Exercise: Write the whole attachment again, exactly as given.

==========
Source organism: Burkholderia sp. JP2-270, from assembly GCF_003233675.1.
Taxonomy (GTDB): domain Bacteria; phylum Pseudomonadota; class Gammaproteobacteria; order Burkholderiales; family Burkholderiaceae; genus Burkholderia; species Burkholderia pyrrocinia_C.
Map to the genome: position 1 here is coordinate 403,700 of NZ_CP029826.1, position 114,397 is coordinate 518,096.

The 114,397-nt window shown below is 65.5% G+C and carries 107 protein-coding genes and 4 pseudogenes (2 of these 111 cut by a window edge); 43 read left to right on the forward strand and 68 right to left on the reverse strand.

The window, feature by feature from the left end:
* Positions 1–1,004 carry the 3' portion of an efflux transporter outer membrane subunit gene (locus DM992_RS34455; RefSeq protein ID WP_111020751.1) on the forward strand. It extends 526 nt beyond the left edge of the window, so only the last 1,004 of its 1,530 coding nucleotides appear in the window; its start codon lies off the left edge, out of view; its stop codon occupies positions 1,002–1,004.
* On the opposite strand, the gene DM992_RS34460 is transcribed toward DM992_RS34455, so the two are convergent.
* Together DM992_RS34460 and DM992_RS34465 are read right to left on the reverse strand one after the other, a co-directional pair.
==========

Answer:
Source organism: Burkholderia sp. JP2-270, from assembly GCF_003233675.1.
Taxonomy (GTDB): domain Bacteria; phylum Pseudomonadota; class Gammaproteobacteria; order Burkholderiales; family Burkholderiaceae; genus Burkholderia; species Burkholderia pyrrocinia_C.
Map to the genome: position 1 here is coordinate 403,700 of NZ_CP029826.1, position 114,397 is coordinate 518,096.

The 114,397-nt window shown below is 65.5% G+C and carries 107 protein-coding genes and 4 pseudogenes (2 of these 111 cut by a window edge); 43 read left to right on the forward strand and 68 right to left on the reverse strand.

The window, feature by feature from the left end:
* Positions 1–1,004 carry the 3' portion of an efflux transporter outer membrane subunit gene (locus DM992_RS34455; RefSeq protein ID WP_111020751.1) on the forward strand. It extends 526 nt beyond the left edge of the window, so only the last 1,004 of its 1,530 coding nucleotides appear in the window; its start codon lies off the left edge, out of view; its stop codon occupies positions 1,002–1,004.
* On the opposite strand, the gene DM992_RS34460 is transcribed toward DM992_RS34455, so the two are convergent.
* Together DM992_RS34460 and DM992_RS34465 are read right to left on the reverse strand one after the other, a co-directional pair.